The Perils of a Half-Built Bridge: Risk Perception, Shifting Majorities, and the Nuclear Power Debate

Leiter, Amanda
February 2008
Ecology Law Quarterly;2008, Vol. 35 Issue 1, p31
Academic Journal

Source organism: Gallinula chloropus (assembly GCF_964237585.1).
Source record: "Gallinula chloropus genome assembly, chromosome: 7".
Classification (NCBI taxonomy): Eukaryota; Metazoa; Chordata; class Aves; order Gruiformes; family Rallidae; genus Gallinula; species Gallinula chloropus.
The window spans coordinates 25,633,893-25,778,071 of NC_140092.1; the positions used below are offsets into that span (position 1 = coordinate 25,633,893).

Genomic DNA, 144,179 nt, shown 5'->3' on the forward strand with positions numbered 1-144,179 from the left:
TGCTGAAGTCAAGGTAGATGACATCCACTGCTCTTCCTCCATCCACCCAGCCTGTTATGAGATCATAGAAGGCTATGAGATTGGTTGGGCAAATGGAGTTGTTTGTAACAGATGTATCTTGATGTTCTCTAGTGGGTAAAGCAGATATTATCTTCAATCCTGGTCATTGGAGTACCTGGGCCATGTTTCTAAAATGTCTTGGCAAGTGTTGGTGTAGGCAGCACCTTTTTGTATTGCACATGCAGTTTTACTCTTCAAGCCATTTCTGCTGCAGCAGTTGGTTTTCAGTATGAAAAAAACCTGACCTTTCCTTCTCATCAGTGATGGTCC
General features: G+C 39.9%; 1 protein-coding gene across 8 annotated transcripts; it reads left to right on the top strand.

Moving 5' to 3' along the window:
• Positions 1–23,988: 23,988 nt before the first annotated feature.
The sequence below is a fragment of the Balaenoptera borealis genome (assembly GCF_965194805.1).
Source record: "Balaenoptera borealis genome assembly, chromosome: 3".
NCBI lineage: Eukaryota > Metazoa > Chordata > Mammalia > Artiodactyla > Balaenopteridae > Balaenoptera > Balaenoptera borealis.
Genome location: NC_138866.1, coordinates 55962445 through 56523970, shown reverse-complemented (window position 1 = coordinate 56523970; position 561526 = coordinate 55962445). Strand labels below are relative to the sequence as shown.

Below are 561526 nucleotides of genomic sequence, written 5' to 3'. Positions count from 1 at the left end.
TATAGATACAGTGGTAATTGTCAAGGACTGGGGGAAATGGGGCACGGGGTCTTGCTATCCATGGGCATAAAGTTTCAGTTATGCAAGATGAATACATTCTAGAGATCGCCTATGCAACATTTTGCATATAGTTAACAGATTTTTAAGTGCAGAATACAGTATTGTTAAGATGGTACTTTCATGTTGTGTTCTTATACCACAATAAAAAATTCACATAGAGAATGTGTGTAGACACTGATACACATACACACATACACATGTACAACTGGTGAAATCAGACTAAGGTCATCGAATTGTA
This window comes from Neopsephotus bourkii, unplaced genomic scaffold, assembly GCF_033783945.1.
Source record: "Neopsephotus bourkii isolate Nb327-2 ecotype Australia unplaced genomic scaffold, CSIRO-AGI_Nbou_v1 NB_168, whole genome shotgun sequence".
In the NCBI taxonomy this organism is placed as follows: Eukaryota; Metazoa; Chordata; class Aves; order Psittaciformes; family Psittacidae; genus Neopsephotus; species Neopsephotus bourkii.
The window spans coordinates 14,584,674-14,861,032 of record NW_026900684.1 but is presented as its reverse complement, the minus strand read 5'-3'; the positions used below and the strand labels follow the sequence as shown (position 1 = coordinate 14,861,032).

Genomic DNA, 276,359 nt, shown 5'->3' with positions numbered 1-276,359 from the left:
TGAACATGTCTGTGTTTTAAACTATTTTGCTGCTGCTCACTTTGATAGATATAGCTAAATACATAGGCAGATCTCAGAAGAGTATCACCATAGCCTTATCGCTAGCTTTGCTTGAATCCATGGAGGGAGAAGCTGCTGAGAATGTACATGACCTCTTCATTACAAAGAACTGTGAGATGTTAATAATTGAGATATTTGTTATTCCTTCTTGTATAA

Much of the risk perception literature relies on the important but unstated assumption that manipulating public opinion to conform to scientific assessments of risk could help the public and, in turn, policymakers make better decisions about whether and how to regulate.' This Article argues that the assumption fails in the context of certain "multilayered" risks, or risks that pose tiered policy choices, for which the question is not just whether to regulate, but how to respond to derivative risks arising from the first set of regulatory changes. Examining the debate about the role of nuclear power in the United States' response to climate change, the Article observes that first- and second-tier risks often differ in character, or require different types of regulatory solutions (market-based versus command-and-control). Due to these variations, the public may hold starkly different views about regulation of each tier, and those views may be differently "sticky "-that is, differently susceptible to persuasion. In the context of the nuclear power debate, this tiering of opinion has perverse implications. The first-tier risks of nuclear power are those associated with individual reactors, including the risks of accident or terrorist attack; the second-tier risks are those associated with mining, transport, processing, storage, and disposal of radioactive materials. Recent work asserts that despite entrenched public fear of nuclear power, it may be possible to induce people to support construction of low-emissions reactors as a strategy for mitigating climate change. But even if policymakers could employ the risk education strategies discussed in the literature to shift public opinion in favor of nuclear reactor development, there is no reason to think such strategies would be equally effective at changing attitudes toward the second-tier risks of radioactive materials and the command-and-control regulations necessary to address those risks. To the contrary, many people would likely continue to oppose certain types of government action on these derivative problems, even assuming complete success of the hypothetical first-tier education strategy and resulting support for expansion of nuclear facilities. As a result, the United States could find itself with a thriving nuclear power sector, but without the political will to address the grave collateral risks. These observations lead to two conclusions, one related to the nuclear power example, and one to risk regulation more broadly. First, differently sticky public attitudes toward first- and second-tier nuclear risks and their regulatory solutions may defeat any effort to respond to climate change via an increase in US. reliance on nuclear power. Second, efforts to change public risk perceptions may not advance a regulatory agenda, and may even prove counterproductive. Specifically, where multiple risk layers exist, a successful first-tier education effort and consequent policy changes could create or expose second-tier risks that defy regulatory solution, leaving policymakers stranded at the abrupt and unexpected end of a half-built bridge. Depending on the gravity of the second-tier risks, this regulatory dead end could be one that neither policymakers nor the public would have chosen beforehand.


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